Columnist Therese Soukar Chehade: Borders are complicated spaces

Published: 2/5/2017 11:57:22 PM

Early one Sunday morning, I arrived at the Canadian U.S. border in Saint Armand and Philipsburg, Vermont.

I was returning from visiting my terminally ill mother in Montreal. I still had another 4½ hours of driving, so I was relieved to find that mine was the only car there.

Perhaps the border guard who checked my passport was bored, and this accounted for all the questions. Did I still carry a Lebanese passport? Did I still have family there? When was the last time I had visited and where did I go? Anything crazy going on over there?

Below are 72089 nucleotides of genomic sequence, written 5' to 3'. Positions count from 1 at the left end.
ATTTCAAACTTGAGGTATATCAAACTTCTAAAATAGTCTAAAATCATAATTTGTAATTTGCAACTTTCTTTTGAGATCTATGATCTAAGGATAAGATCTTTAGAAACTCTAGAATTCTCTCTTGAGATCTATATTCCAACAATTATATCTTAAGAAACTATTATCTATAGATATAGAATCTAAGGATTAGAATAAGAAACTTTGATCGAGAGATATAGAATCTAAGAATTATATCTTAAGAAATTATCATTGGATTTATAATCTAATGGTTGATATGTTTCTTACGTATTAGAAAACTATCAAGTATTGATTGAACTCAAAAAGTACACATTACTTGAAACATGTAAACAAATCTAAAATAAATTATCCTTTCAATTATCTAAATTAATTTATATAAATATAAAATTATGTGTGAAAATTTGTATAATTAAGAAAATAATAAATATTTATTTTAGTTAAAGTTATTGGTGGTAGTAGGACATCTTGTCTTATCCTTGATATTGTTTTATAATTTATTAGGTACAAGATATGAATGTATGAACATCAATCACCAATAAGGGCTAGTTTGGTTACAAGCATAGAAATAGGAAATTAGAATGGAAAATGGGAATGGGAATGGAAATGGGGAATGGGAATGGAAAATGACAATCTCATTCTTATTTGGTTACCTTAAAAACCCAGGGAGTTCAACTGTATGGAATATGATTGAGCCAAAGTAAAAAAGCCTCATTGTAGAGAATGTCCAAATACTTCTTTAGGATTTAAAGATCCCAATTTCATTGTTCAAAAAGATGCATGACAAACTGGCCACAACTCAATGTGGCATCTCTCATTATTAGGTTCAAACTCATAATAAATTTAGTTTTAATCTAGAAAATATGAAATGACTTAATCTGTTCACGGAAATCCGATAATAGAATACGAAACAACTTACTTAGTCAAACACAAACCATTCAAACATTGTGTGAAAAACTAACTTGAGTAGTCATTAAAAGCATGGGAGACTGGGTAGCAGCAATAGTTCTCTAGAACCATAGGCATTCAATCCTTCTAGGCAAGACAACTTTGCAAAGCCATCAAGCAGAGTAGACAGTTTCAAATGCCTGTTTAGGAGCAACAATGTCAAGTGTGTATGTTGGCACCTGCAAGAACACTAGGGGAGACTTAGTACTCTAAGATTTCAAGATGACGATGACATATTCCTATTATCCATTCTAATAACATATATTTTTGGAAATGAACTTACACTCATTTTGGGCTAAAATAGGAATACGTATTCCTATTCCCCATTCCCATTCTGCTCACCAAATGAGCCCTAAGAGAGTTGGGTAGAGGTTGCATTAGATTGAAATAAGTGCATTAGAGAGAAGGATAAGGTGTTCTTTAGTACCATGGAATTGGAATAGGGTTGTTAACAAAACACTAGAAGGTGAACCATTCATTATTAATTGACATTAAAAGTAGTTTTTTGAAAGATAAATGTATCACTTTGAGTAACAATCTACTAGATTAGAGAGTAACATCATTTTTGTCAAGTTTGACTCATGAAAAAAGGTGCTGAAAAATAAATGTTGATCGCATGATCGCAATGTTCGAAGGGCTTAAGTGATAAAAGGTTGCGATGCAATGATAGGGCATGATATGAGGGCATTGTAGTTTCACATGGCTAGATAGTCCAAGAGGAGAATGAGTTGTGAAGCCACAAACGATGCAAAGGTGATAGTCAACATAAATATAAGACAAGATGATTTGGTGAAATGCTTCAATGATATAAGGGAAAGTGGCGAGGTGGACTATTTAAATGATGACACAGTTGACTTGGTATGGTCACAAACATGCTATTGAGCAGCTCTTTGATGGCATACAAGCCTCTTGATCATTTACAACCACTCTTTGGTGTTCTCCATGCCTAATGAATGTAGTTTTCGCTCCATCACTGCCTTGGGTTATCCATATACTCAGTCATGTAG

I don’t know, I thought to myself. But have you checked out what’s happening here?

I have family in Montreal. When my mother’s Alzheimer’s disease took a turn for the worse last year, I started visiting once a month. Getting through is usually a formality, but there were times in the past when security was tight. So I was used to this kind of occasional scrutiny, except that this was different. With the new administration looming, the questions sounded ominous, a harbinger of things to come.

I get nervous at borders, a legacy of all the checkpoints I had to cross during the civil war in Lebanon, when being in the wrong place at the wrong time could have lethal consequences. At the same time, I understand that scrutiny is the price we pay for safe borders.

But borders are complicated spaces. Power and inequality are visible there. Decisions of entry involve more than keeping perceived danger out. They betray a shared understanding about who is worthy of admission and who should be denied.